Mario, a mustached Italian plumber fighting against mushrooms and turtles and saving princesses from dragons, turned 30 last year. Whether it was the reason or not, 2011 saw heaps of new cool Mario mash-ups that we can't help telling you about.
There is a time to cast away stones, and a time to gather stones together; a time to embrace, and a time to refrain from embracing. There is a time to fish for news about the upcoming Google glasses and iPad Mini rumors, and a time to resort to the timeless values that would brighten up nerds' lives long before most of us were even born. And one of these timeless values is Mario, the most famous plumber in the world.
The first time that the chubby Italian-American plumber was first featured in a video game was in the far 1981, in an arcade game Donkey Kong. In those primordial times, his name wasn't Mario yet; instead, he was referred to as Jumpman (sacrilege! sacrilege!). Since then, Mario has appeared in more than 200 video games, selling over 100 million copies worldwide (Super Mario Bros. alone has sold more than 40 million copies). Mario has become the most popular video game character of all times, being avidly revered by tens of thousands of fans from all over the world. He was featured in dozens of comics, television shows, films; the Mario merchandise brings its manufacturers millions of dollars in revenue annually; long story short, Mario has become the supreme video games icon, forever and ever.
That's why Mario's 30-year anniversary could not but inspire indie game developers from the all over the globe to refresh the immortal classic and create their own Super Mario Bros. mash-ups (a combination of several original game stories within one game). The algorithm of developing a neo-Mario game goes like this:
1) Take Super Mario Bros.;
2) Add another cult gameplay concept (the gravity gun from Half-Life, zombies from Left4Dead, time lapse from Braid, etc.);
3) Adjust the Mario original gameplay to the new concept;
And here are the three best Mario-like games we've picked out for you on the Web.
The core idea behind this game is providing Mario with the portal gun, an iconic weapon from the Portal game series by Valve. Shooting this gun by pressing your mouse buttons, you can create either of the two portal ends: blue and orange. After both ends have been placed, you can use them as a doorway, cutting long on-screen distances or setting traps for enemies. And believe me, it's the most sublime pleasure in the world to watch a crowd of mushrooms falling into a pit after entering the portal you've just set up for them...
The snag of using the portals is that as any object is going through the portals, its initial momentum is conserved. GlaDOS, the main antagonist of the original Portal games, puts it like this: 'In layman's terms: speedy thing goes in, speedy thing comes out.' In the 2D Mario world the conserved momentum is complemented by the conserved movement direction, a small detail that has cost me several dozens of on-screen deaths.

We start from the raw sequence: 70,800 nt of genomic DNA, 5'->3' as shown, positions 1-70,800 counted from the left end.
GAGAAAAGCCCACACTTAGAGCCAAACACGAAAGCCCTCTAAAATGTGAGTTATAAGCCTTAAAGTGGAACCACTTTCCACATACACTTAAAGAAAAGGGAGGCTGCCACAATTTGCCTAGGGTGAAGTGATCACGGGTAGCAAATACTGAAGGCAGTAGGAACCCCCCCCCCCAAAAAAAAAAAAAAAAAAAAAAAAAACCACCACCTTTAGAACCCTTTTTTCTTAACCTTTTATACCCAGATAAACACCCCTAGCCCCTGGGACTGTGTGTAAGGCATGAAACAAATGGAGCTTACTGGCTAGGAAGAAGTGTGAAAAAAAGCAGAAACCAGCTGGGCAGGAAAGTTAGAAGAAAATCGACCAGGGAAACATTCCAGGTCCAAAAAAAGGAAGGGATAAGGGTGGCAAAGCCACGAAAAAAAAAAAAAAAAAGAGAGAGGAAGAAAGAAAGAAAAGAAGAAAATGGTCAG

II. Super Mario Crossover
This game reminds me very much of The Expendables, a movie starring Silvester Stallone, Bruce Willis, Arnold Schwarzenegger, and all other major action film stars. In this game you can play as nine of game consoles' iconic characters, including Bill Rizer from Contra or Ryu Hayabusa from Ninja Gaiden. NINE! And they all keep their skills from their original games!
I don't know about your but I can only think of ve-e-e-ery few things that are more exciting than frying Bowser's... Browser with the flamethrower from Contra or totally Zelda-like coming at Goombas (that's what the living mushrooms are called) with your sword.
III. Tuper Tario Tros.
The first five seconds of this game look totally like the original Super Mario Bros. You encounter that first Goompa, get you first upgrade mushroom, go further... and there we are. The rest of the level looks like a painting by Salvador Dali: the bonus blocks are lonely floating in the air, the never-ending streams of Goompas are coming out of the pipes hanging somewhere at the screen top, and the huge massifs of regular blocks are running up to the height Mario could never reach jumping. Could never reach jumping but for the Tetris blocks, I mean.
Yes, this mash-up is a hybrid between Super Mario Bros. and Tetris. The major idea of this game is a violent distortion of the original game design, making it looking surreally weird. I'd say, the game design in Tuper Tario Tros. is a bit reminiscent of M.S. Escher's lithographs. At least, it is as mind-breaking, because playing this platformer is a really challenging experience. Only the very best will make it to the end. I didn't.
Picture Credit: DJ Swan